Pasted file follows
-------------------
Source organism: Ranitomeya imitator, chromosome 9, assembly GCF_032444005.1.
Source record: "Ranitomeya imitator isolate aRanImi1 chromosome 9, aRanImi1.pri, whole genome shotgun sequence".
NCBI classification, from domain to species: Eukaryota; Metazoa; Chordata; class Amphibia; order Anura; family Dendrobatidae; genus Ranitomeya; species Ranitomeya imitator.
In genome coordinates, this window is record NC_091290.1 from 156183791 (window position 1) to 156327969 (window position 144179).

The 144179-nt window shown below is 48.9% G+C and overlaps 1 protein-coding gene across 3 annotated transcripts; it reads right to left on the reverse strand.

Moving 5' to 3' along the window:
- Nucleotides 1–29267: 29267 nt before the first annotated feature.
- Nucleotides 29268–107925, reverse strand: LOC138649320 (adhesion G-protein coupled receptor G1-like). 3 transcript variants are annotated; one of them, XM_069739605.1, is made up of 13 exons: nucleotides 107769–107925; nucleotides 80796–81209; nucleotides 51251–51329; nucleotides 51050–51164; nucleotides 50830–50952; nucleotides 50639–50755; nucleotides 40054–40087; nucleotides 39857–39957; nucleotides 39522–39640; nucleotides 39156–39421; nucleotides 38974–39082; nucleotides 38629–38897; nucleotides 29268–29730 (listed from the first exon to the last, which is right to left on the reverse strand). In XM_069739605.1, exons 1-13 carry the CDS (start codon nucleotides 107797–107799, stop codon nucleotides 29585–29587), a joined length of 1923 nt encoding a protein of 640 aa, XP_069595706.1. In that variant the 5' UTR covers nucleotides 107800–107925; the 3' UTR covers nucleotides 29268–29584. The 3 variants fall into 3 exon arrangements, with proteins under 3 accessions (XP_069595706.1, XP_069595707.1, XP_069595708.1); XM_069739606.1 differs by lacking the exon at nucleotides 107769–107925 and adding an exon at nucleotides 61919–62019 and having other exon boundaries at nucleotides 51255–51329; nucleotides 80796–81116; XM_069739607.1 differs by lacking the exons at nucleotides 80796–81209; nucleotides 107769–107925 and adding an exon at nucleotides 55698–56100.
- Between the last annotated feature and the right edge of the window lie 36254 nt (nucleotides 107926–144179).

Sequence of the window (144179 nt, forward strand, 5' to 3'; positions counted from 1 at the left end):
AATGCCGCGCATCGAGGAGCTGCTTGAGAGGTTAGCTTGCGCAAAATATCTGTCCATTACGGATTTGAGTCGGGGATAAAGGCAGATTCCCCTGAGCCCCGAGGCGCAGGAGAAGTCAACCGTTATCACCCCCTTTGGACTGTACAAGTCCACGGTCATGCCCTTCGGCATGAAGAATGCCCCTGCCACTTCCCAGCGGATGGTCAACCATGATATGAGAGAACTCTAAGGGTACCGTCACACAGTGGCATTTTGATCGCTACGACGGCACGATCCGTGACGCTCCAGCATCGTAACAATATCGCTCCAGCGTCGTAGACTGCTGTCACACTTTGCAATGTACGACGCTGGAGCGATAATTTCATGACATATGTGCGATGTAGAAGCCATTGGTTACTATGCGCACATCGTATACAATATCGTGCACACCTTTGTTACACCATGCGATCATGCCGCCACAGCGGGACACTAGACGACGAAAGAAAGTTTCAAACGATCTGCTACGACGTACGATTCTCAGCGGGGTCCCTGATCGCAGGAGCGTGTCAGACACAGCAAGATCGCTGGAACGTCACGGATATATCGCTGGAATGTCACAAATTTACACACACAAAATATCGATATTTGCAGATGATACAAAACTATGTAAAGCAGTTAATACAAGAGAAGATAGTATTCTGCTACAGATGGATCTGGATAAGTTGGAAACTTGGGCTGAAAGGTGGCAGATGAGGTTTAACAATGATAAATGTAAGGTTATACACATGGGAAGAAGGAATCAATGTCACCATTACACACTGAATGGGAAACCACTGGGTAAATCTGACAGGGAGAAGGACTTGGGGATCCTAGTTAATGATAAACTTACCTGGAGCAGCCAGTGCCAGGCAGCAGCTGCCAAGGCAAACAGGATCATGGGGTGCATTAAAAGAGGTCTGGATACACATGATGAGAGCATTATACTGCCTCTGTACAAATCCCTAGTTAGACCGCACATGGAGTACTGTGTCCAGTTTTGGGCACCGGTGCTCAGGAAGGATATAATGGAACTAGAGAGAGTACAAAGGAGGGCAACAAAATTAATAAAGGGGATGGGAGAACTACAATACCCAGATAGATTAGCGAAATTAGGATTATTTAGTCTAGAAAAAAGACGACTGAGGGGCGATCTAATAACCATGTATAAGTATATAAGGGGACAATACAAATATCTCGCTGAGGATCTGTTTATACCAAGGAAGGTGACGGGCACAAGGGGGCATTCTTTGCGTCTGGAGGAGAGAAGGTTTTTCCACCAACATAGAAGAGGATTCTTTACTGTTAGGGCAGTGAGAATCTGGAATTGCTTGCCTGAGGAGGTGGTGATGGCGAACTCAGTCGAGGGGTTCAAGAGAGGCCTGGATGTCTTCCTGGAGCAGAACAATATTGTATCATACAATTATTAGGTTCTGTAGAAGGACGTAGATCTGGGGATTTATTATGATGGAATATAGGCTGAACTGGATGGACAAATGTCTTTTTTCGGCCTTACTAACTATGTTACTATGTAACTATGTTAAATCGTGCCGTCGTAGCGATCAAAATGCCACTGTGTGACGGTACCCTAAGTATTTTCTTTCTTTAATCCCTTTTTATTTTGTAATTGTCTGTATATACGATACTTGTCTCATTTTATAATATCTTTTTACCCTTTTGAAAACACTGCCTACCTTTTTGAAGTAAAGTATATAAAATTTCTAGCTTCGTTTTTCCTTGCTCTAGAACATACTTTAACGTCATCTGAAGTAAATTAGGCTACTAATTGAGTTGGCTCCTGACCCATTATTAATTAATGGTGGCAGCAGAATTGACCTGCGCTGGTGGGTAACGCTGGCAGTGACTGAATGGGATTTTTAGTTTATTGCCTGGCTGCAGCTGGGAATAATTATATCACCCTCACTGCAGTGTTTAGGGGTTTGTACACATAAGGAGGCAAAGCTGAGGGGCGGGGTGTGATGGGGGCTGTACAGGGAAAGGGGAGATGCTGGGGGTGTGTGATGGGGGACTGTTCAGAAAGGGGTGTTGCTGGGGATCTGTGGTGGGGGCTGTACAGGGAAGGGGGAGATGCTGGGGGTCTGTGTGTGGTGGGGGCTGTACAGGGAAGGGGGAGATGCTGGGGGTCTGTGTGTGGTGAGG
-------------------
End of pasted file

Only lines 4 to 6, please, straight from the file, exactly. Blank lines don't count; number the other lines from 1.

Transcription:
In genome coordinates, this window is record NC_091290.1 from 156183791 (window position 1) to 156327969 (window position 144179).

The 144179-nt window shown below is 48.9% G+C and overlaps 1 protein-coding gene across 3 annotated transcripts; it reads right to left on the reverse strand.

Moving 5' to 3' along the window: